I grant you the movie will never win any Academy nominations. The plot is simplistic and the "neat" ending (all problems solved perfectly in just one day) is unrealistic (not that this bothered me....I personally loved the ending....if I want "reality" I'll watch the evening news). Also, trying to follow the storyline tends to take away from the character interaction the first time you see it; hence, the suggestion to see it at least twice. I actually didn't care for it the first time I saw it because I was looking at it strictly story-wise. The second time I saw it I concentrated on the characters and the dialogue(which I loved), and that's when I realized the appeal. If you're into serious movies that reflect real life and real suffering, you'll probably want to pass on this one. However, if you watch movies to have fun and laugh, watch this one. Also, if you like music- especially a moderately wide variety- you'll enjoy it. It's worth your time, but save the beer for the second viewing. "Sugarhigh" is awesome- Well done, Gina! Hot voice.... Oh, and Damn the Man! 9 out of 10.
For me, Empire Records is a very conflicting movie. On the one hand, it's hysterically funny. On the other hand, it attempts to make great revelations about America's youth. Somehow, though, it all works! Sure, there are some "sappy" predictable parts that you're not sure whether to laugh or cry at, but the timing of these scenes is fantastic. One thing that really struck me about this film is the amazing use of music. Certain songs can be heard repeatedly throughout the movie which really help to distinguish parallel story lines. All in all, I think it's great.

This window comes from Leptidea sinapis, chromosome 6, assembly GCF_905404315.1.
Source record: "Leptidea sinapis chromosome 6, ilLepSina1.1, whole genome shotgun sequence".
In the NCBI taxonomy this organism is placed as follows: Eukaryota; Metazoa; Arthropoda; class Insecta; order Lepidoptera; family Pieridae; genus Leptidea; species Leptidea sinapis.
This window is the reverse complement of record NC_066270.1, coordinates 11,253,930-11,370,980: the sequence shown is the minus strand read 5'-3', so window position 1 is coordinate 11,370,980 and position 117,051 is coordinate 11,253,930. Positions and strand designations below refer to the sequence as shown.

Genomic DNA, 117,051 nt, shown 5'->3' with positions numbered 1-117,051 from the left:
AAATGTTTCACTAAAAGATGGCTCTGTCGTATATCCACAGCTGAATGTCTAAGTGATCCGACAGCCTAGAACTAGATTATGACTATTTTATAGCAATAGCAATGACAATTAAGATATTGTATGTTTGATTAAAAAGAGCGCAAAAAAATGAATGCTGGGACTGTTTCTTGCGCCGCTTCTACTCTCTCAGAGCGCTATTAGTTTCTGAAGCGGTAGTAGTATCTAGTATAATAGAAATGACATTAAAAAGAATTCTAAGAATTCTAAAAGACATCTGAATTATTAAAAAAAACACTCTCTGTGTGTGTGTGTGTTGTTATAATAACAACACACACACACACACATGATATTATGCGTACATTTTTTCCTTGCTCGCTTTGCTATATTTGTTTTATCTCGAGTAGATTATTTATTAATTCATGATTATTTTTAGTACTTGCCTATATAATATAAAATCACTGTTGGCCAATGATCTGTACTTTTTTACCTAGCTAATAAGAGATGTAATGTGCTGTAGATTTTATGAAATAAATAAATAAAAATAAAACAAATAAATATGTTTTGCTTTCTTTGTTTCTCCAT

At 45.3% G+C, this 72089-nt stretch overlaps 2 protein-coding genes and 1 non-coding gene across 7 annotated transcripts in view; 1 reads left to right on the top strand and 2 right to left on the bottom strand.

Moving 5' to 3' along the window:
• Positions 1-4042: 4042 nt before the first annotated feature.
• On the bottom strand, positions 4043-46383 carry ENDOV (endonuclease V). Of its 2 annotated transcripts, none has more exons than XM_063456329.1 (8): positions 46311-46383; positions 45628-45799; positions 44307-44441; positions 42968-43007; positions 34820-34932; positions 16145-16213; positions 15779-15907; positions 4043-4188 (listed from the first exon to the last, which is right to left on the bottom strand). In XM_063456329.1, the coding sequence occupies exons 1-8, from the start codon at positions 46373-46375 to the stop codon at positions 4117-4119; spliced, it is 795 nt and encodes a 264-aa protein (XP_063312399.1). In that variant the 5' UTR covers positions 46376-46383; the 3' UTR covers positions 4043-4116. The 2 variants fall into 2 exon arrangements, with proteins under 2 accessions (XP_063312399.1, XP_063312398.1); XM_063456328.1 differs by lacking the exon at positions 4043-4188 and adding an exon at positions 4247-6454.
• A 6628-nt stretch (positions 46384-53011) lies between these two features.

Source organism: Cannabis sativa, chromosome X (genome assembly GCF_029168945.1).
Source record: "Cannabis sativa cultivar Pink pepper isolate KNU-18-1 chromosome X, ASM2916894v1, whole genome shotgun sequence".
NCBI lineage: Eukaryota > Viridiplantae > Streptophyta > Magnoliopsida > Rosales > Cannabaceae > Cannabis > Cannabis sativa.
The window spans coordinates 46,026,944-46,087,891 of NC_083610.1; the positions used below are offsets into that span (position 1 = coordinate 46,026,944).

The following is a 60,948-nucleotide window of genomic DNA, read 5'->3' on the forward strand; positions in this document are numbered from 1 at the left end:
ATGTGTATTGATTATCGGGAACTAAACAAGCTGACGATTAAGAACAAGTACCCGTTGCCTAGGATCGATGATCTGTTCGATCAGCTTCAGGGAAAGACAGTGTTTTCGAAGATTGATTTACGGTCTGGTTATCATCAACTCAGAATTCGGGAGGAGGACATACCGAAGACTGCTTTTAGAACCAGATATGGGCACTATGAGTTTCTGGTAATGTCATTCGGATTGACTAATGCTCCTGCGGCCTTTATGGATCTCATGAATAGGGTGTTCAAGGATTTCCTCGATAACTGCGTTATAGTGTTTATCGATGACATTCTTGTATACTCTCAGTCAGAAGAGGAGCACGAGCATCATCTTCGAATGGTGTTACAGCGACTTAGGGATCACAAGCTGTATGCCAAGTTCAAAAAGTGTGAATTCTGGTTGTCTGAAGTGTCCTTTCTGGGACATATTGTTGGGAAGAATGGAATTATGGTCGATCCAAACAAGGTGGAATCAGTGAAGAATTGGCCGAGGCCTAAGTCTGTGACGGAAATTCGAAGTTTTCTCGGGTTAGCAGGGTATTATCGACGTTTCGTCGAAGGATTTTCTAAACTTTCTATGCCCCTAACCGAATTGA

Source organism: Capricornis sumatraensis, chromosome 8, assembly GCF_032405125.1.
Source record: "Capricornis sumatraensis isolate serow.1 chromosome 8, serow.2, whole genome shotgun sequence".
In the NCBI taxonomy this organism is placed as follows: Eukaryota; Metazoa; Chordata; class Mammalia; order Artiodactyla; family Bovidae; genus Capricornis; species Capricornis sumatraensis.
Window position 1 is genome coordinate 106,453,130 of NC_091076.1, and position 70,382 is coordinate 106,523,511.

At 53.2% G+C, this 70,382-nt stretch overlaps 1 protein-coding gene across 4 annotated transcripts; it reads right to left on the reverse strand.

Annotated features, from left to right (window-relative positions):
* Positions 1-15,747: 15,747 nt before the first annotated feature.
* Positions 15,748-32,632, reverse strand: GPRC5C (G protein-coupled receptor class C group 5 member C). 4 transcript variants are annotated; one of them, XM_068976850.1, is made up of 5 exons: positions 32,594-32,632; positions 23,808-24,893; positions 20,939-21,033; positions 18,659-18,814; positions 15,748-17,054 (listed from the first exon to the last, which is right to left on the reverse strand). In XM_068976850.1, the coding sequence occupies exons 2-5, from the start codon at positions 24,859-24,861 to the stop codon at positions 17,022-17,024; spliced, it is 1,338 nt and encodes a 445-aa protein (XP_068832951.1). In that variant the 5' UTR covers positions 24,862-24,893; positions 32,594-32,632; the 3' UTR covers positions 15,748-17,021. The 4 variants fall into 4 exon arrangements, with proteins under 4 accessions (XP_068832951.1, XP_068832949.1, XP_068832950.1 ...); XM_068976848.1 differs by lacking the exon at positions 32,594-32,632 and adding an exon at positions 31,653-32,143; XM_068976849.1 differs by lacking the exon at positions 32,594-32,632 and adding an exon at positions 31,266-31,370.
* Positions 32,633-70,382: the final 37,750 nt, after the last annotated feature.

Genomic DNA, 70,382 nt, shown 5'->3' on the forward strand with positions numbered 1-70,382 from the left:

This movie is awesome. The best thing is the music. Excellent. It's the
greatest collection of songs put into a movie. Even better than Pulp
Fiction. There should be a BEST COMPILATION Oscar given to a music
supervisor. That's hard but in this kick-ass movie, it seems so effortless.
The acting is also top-notch. Renee Zellweger, Liv Tyler, Anthony
LaPaglia, Robin Tunney, Johnny Whitworth, Max Caulfield, Debi Mazur, and
Rory Cochrane, one of the coolest people alive. The script is really good.
Directing, also good. Everything was pretty invisible, and I absolutely
mean that in a positive way. Just like in the old days, when it was
invisible, they put you in the movie. I felt like I was with these
characters the whole way. The new "Remix! Special Fan Edition" is probably
better. I can't decide. They're both superb.
This movie follows the stories of many people who work at Empire
Records, a music store on the brink of closing. All the characters are
memorable, even the boy who steals a CD and is caught and hit by the
door of a car. The drama, comedy, and music work well together all
Liv Tyler really impressed me in her role. She was very convincing as an intelligent young lady on her way to Harvard. All the actors were great in their roles and I can't imagine anyone else taking their places. And the soundtrack is AWESOME!!!!! :) All-in-all a cute film that you can watch again and again.